Just three movies have ever won the best picture Oscar without also earning a SAG Awards film ensemble nomination, meaning “The Irishman,” “Parasite” and “Once Upon a Time ... in Hollywood” came away from Wednesday’s nominations on even firmer footing.
Then again, two of those exceptions — “Green Book” and “The Shape of Water” — came in the last couple of years, meaning that if you’re a “Marriage Story” fan or a believer in a late-arriving aspirant like the upcoming war drama “1917,” there’s still a chance.
The acclaimed “Parasite,” which has been scoring well with critics groups, including the Los Angeles Film Critics Assn., might have been the morning’s biggest surprise, becoming the second foreign language film to earn an ensemble nomination, 21 years after “Life Is Beautiful.”
The nod comes the same morning that “Parasite” picked up a key nomination from the American Cinema Editors, lending further credence to the idea that Bong Joon Ho’s dark thriller has a shot at becoming the first international movie to win the best picture Oscar.
Taika Waititi’s sentimental satire “Jojo Rabbit” and “Bombshell,” the upcoming #MeToo drama about sexual harassment at Fox News, filled out the film ensemble category (considered the group’s top prize).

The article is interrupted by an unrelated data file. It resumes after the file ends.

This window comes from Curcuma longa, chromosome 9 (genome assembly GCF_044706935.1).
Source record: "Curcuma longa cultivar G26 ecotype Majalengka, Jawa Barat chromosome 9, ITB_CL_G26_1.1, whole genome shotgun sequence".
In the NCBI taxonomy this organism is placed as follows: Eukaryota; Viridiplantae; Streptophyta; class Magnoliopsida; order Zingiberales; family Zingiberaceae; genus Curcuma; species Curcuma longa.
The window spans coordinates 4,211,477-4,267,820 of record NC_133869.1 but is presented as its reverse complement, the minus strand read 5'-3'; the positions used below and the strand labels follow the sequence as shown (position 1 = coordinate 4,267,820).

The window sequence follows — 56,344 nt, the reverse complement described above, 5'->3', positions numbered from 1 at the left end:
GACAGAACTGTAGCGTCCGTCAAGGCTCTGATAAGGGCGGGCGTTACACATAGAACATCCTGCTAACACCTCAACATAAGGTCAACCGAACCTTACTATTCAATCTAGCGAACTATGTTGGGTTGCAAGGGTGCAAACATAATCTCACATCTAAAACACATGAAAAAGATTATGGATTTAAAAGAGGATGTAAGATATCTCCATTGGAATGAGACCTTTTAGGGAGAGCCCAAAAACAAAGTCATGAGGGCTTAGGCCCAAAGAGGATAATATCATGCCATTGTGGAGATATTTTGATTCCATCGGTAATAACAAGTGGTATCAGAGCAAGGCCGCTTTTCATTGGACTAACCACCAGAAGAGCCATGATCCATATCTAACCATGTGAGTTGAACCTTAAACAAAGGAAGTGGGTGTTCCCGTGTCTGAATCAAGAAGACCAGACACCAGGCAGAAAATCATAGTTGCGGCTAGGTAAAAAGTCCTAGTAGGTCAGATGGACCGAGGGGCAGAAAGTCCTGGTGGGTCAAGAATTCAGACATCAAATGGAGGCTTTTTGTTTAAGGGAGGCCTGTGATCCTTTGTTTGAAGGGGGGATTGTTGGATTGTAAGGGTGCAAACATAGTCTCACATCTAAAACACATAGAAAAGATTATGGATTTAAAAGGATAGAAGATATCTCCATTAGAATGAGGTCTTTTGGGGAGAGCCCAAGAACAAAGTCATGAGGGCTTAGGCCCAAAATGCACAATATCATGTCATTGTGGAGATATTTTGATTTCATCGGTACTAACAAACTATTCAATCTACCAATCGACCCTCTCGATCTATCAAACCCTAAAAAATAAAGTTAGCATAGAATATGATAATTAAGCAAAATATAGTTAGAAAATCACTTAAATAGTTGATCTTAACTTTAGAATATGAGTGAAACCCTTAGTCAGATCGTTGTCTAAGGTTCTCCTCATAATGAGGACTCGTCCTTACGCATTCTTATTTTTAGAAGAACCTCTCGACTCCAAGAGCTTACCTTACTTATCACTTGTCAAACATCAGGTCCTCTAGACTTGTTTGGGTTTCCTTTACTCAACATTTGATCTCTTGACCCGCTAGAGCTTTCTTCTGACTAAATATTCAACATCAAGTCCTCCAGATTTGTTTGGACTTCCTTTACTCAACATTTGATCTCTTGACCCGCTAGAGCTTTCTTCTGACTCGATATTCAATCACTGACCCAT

Critics haven’t been particularly kind to either movie, but that didn’t stop SAG Awards voters from extravagantly rewarding them. “Jojo’s” Scarlett Johansson picked up a supporting actress nod. And “Bombshell” cast members Charlize Theron, Nicole Kidman and Margot Robbie all earned nods — making Jay Roach’s drama, opening Friday from Lionsgate, the year’s most nominated film in top categories. (“The Irishman” and “Once Upon” also landed four nominations, grabbing one a piece in the lower profile stunt ensemble category.)
Johansson also found favor in the lead actress category for her star turn in “Marriage Story,” along with castmates Adam Driver and Laura Dern. But Noah Baumbach’s Netflix drama failed to earn an ensemble nomination, the kind of strange choice SAG Awards voters make annually.
And it’s not like the “Marriage Story” cast doesn’t sport a deep bench beyond the three actors cited. Alan Alda, Ray Liotta, Julie Hagerty, Merritt Wever and Ahzy Robertson all have key, juicy scenes in the film. Given the strong correlation between an ensemble nomination and an Oscar best picture victory, its absence is a setback in the best picture conversation. (Though, again, that correlation has been weakening.)
The “Marriage Story” omission wasn’t the only lapse in this year’s nominations, voted on by a random sampling of 2,500 SAG-AFTRA members. Robert De Niro’s subtle lead turn in “The Irishman” was overlooked, just as it was by Golden Globes voters. Greta Gerwig’s smart adaptation of “Little Women” was shut out, as were Netflix’s “The Two Popes” and “Dolemite Is My Name” and A24’s “The Farewell.”
With “Little Women,” which also disappointed at the Globes, it’s worth noting that late-arriving movies have historically not performed well with SAG Award voters. Gerwig’s film doesn’t open until Christmas, skipped the fall festival circuit and only recently began screening for awards groups. The same applies to Sam Mendes’ World War I drama “1917" and Clint Eastwood’s controversial biopic “Richard Jewell,” both also shut out by SAG.